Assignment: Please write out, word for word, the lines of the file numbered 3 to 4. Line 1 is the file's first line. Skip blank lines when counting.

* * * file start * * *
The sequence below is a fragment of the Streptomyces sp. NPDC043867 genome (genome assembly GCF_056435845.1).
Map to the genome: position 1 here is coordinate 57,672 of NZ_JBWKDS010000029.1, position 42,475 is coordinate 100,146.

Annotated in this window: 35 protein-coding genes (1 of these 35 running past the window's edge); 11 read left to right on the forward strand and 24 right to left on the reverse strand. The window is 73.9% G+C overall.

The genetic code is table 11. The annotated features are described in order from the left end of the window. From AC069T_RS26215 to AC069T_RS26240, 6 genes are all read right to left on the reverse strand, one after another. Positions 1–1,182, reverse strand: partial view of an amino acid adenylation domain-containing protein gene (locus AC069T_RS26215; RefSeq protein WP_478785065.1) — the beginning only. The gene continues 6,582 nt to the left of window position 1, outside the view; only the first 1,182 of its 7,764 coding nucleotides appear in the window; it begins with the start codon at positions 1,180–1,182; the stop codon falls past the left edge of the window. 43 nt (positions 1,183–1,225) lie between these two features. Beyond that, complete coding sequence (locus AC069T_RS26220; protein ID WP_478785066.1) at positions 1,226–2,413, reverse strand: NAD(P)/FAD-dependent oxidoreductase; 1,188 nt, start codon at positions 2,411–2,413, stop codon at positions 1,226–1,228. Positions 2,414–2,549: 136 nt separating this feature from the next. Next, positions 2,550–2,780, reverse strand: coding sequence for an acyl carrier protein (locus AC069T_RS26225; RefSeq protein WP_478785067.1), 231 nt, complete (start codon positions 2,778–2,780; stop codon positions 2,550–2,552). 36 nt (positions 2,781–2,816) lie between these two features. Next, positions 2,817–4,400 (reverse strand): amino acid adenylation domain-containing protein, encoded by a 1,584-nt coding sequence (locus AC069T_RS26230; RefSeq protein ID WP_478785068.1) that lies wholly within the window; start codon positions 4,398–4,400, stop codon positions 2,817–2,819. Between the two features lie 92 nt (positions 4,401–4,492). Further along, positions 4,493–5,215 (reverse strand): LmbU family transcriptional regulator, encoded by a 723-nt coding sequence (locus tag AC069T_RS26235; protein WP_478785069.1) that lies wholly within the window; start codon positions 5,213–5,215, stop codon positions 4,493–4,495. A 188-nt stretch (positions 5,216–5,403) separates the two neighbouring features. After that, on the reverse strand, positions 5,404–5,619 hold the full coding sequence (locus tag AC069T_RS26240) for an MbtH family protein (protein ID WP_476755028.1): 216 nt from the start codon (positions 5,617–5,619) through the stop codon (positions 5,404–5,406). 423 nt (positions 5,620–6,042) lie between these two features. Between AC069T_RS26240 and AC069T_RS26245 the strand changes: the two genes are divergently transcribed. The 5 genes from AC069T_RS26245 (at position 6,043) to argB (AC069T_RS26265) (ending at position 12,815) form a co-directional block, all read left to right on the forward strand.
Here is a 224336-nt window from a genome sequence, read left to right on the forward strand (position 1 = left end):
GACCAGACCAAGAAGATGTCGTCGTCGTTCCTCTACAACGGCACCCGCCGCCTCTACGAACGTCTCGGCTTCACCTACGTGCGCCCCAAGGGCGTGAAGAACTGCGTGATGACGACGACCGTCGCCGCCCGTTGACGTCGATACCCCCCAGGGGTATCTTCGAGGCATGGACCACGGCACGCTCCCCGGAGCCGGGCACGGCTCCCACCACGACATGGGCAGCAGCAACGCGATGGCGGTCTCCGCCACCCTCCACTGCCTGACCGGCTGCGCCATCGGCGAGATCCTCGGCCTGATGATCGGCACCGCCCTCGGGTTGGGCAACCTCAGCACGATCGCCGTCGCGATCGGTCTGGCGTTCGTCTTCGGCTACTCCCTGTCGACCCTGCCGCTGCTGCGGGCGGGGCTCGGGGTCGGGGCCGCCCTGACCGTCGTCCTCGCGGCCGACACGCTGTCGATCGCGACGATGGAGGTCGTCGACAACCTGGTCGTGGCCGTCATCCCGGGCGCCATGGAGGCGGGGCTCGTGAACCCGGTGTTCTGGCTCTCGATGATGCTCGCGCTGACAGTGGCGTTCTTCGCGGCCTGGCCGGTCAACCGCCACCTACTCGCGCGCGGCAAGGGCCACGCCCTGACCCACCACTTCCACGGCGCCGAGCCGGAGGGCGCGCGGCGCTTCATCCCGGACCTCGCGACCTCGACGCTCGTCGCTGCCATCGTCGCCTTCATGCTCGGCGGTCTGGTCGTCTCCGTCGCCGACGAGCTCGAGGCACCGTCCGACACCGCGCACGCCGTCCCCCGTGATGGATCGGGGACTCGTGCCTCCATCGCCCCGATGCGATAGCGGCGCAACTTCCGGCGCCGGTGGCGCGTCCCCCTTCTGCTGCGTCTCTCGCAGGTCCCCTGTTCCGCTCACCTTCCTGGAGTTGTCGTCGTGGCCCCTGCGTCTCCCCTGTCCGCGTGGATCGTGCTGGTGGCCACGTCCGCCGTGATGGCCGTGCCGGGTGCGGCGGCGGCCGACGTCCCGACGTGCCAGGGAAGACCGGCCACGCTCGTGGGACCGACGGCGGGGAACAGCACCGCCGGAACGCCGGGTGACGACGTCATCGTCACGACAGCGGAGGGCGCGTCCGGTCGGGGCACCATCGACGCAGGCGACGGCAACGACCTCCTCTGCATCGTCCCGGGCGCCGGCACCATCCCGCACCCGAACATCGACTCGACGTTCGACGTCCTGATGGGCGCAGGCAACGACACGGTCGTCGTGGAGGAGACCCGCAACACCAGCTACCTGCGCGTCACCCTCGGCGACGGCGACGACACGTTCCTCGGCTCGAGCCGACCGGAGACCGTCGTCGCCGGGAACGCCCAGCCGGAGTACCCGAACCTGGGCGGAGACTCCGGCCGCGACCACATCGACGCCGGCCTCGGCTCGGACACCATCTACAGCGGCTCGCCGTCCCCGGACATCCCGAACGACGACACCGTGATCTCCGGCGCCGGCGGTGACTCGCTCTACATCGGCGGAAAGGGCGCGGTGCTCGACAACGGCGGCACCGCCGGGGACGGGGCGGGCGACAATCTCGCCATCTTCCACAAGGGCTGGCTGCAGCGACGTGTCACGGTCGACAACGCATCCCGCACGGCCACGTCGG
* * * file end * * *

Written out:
Annotated in this window: 35 protein-coding genes (1 of these 35 running past the window's edge); 11 read left to right on the forward strand and 24 right to left on the reverse strand. The window is 73.9% G+C overall.

The genetic code is table 11. The annotated features are described in order from the left end of the window. From AC069T_RS26215 to AC069T_RS26240, 6 genes are all read right to left on the reverse strand, one after another. Positions 1–1,182, reverse strand: partial view of an amino acid adenylation domain-containing protein gene (locus AC069T_RS26215; RefSeq protein WP_478785065.1) — the beginning only. The gene continues 6,582 nt to the left of window position 1, outside the view; only the first 1,182 of its 7,764 coding nucleotides appear in the window; it begins with the start codon at positions 1,180–1,182; the stop codon falls past the left edge of the window. 43 nt (positions 1,183–1,225) lie between these two features. Beyond that, complete coding sequence (locus AC069T_RS26220; protein ID WP_478785066.1) at positions 1,226–2,413, reverse strand: NAD(P)/FAD-dependent oxidoreductase; 1,188 nt, start codon at positions 2,411–2,413, stop codon at positions 1,226–1,228. Positions 2,414–2,549: 136 nt separating this feature from the next. Next, positions 2,550–2,780, reverse strand: coding sequence for an acyl carrier protein (locus AC069T_RS26225; RefSeq protein WP_478785067.1), 231 nt, complete (start codon positions 2,778–2,780; stop codon positions 2,550–2,552). 36 nt (positions 2,781–2,816) lie between these two features. Next, positions 2,817–4,400 (reverse strand): amino acid adenylation domain-containing protein, encoded by a 1,584-nt coding sequence (locus AC069T_RS26230; RefSeq protein ID WP_478785068.1) that lies wholly within the window; start codon positions 4,398–4,400, stop codon positions 2,817–2,819. Between the two features lie 92 nt (positions 4,401–4,492). Further along, positions 4,493–5,215 (reverse strand): LmbU family transcriptional regulator, encoded by a 723-nt coding sequence (locus tag AC069T_RS26235; protein WP_478785069.1) that lies wholly within the window; start codon positions 5,213–5,215, stop codon positions 4,493–4,495. A 188-nt stretch (positions 5,216–5,403) separates the two neighbouring features. After that, on the reverse strand, positions 5,404–5,619 hold the full coding sequence (locus tag AC069T_RS26240) for an MbtH family protein (protein ID WP_476755028.1): 216 nt from the start codon (positions 5,617–5,619) through the stop codon (positions 5,404–5,406). 423 nt (positions 5,620–6,042) lie between these two features. Between AC069T_RS26240 and AC069T_RS26245 the strand changes: the two genes are divergently transcribed. The 5 genes from AC069T_RS26245 (at position 6,043) to argB (AC069T_RS26265) (ending at position 12,815) form a co-directional block, all read left to right on the forward strand.